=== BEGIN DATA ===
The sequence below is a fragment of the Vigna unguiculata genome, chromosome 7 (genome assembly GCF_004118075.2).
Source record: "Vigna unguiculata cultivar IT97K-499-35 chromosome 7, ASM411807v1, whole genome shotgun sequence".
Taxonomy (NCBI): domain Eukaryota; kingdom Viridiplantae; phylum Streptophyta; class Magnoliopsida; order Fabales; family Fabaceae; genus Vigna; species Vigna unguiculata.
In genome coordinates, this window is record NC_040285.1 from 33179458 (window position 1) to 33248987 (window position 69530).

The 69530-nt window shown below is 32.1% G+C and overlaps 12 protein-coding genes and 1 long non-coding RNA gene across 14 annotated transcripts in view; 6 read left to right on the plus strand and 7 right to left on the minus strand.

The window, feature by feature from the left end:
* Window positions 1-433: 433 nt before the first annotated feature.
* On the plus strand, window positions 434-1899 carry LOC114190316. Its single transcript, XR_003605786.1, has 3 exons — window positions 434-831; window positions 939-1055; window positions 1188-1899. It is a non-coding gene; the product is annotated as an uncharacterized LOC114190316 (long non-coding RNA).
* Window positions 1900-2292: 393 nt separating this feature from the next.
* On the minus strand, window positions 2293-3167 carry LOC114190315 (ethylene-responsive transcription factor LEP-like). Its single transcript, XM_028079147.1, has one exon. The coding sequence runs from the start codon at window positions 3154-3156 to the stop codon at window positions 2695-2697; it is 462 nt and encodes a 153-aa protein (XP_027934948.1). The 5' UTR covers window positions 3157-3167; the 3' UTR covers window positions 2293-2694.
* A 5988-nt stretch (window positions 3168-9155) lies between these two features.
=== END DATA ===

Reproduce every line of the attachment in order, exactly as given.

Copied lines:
The sequence below is a fragment of the Vigna unguiculata genome, chromosome 7 (genome assembly GCF_004118075.2).
Source record: "Vigna unguiculata cultivar IT97K-499-35 chromosome 7, ASM411807v1, whole genome shotgun sequence".
Taxonomy (NCBI): domain Eukaryota; kingdom Viridiplantae; phylum Streptophyta; class Magnoliopsida; order Fabales; family Fabaceae; genus Vigna; species Vigna unguiculata.
In genome coordinates, this window is record NC_040285.1 from 33179458 (window position 1) to 33248987 (window position 69530).

The 69530-nt window shown below is 32.1% G+C and overlaps 12 protein-coding genes and 1 long non-coding RNA gene across 14 annotated transcripts in view; 6 read left to right on the plus strand and 7 right to left on the minus strand.

The window, feature by feature from the left end:
* Window positions 1-433: 433 nt before the first annotated feature.
* On the plus strand, window positions 434-1899 carry LOC114190316. Its single transcript, XR_003605786.1, has 3 exons — window positions 434-831; window positions 939-1055; window positions 1188-1899. It is a non-coding gene; the product is annotated as an uncharacterized LOC114190316 (long non-coding RNA).
* Window positions 1900-2292: 393 nt separating this feature from the next.
* On the minus strand, window positions 2293-3167 carry LOC114190315 (ethylene-responsive transcription factor LEP-like). Its single transcript, XM_028079147.1, has one exon. The coding sequence runs from the start codon at window positions 3154-3156 to the stop codon at window positions 2695-2697; it is 462 nt and encodes a 153-aa protein (XP_027934948.1). The 5' UTR covers window positions 3157-3167; the 3' UTR covers window positions 2293-2694.
* A 5988-nt stretch (window positions 3168-9155) lies between these two features.